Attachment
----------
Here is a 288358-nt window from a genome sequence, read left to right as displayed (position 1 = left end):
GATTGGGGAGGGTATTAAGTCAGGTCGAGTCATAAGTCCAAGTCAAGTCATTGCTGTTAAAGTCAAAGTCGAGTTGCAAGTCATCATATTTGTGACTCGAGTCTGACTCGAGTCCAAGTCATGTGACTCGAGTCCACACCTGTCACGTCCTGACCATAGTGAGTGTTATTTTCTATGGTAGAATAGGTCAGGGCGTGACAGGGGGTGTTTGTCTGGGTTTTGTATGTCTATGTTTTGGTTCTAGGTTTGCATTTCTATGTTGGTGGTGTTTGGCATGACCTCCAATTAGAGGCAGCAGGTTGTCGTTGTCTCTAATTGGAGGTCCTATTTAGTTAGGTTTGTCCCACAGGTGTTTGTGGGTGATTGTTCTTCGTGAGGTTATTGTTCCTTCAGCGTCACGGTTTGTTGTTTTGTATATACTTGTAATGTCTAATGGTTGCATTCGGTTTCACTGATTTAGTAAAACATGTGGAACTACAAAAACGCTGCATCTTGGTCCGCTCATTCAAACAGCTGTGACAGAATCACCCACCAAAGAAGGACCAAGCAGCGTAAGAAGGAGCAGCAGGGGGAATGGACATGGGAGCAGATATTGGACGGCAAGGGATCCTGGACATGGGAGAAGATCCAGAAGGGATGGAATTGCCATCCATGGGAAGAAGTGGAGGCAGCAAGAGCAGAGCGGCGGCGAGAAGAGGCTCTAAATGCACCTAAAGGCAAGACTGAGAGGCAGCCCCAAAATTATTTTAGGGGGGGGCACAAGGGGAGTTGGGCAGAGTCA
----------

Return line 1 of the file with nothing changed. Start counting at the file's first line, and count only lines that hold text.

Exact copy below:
Here is a 288358-nt window from a genome sequence, read left to right as displayed (position 1 = left end):